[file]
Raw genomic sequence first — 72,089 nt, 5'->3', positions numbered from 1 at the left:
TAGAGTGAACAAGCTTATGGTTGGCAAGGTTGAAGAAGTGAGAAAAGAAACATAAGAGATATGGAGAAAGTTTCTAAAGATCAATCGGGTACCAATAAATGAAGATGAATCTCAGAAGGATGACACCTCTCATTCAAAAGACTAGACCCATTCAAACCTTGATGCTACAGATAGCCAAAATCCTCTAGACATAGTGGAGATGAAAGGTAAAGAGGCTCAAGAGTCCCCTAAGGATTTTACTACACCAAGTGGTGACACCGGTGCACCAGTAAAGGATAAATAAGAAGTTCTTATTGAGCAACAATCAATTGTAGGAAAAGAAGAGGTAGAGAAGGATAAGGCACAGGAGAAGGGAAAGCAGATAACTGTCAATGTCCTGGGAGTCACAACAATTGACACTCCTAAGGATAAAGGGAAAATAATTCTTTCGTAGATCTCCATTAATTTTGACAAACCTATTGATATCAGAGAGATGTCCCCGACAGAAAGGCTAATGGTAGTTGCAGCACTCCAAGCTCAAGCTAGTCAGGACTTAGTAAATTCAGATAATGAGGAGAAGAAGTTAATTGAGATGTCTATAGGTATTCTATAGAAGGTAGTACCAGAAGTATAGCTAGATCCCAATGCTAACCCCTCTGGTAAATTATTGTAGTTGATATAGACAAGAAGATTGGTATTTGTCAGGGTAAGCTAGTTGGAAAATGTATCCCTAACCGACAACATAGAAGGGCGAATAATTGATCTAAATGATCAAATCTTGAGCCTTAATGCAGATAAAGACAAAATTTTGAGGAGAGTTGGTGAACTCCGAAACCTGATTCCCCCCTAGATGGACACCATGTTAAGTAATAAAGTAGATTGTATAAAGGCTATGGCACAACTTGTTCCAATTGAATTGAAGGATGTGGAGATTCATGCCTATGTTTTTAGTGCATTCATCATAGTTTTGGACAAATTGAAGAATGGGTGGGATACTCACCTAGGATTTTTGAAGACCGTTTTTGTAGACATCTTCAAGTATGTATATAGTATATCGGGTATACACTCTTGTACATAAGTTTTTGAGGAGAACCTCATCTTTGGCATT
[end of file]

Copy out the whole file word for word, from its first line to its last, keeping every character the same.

Raw genomic sequence first — 72,089 nt, 5'->3', positions numbered from 1 at the left:
TAGAGTGAACAAGCTTATGGTTGGCAAGGTTGAAGAAGTGAGAAAAGAAACATAAGAGATATGGAGAAAGTTTCTAAAGATCAATCGGGTACCAATAAATGAAGATGAATCTCAGAAGGATGACACCTCTCATTCAAAAGACTAGACCCATTCAAACCTTGATGCTACAGATAGCCAAAATCCTCTAGACATAGTGGAGATGAAAGGTAAAGAGGCTCAAGAGTCCCCTAAGGATTTTACTACACCAAGTGGTGACACCGGTGCACCAGTAAAGGATAAATAAGAAGTTCTTATTGAGCAACAATCAATTGTAGGAAAAGAAGAGGTAGAGAAGGATAAGGCACAGGAGAAGGGAAAGCAGATAACTGTCAATGTCCTGGGAGTCACAACAATTGACACTCCTAAGGATAAAGGGAAAATAATTCTTTCGTAGATCTCCATTAATTTTGACAAACCTATTGATATCAGAGAGATGTCCCCGACAGAAAGGCTAATGGTAGTTGCAGCACTCCAAGCTCAAGCTAGTCAGGACTTAGTAAATTCAGATAATGAGGAGAAGAAGTTAATTGAGATGTCTATAGGTATTCTATAGAAGGTAGTACCAGAAGTATAGCTAGATCCCAATGCTAACCCCTCTGGTAAATTATTGTAGTTGATATAGACAAGAAGATTGGTATTTGTCAGGGTAAGCTAGTTGGAAAATGTATCCCTAACCGACAACATAGAAGGGCGAATAATTGATCTAAATGATCAAATCTTGAGCCTTAATGCAGATAAAGACAAAATTTTGAGGAGAGTTGGTGAACTCCGAAACCTGATTCCCCCCTAGATGGACACCATGTTAAGTAATAAAGTAGATTGTATAAAGGCTATGGCACAACTTGTTCCAATTGAATTGAAGGATGTGGAGATTCATGCCTATGTTTTTAGTGCATTCATCATAGTTTTGGACAAATTGAAGAATGGGTGGGATACTCACCTAGGATTTTTGAAGACCGTTTTTGTAGACATCTTCAAGTATGTATATAGTATATCGGGTATACACTCTTGTACATAAGTTTTTGAGGAGAACCTCATCTTTGGCATT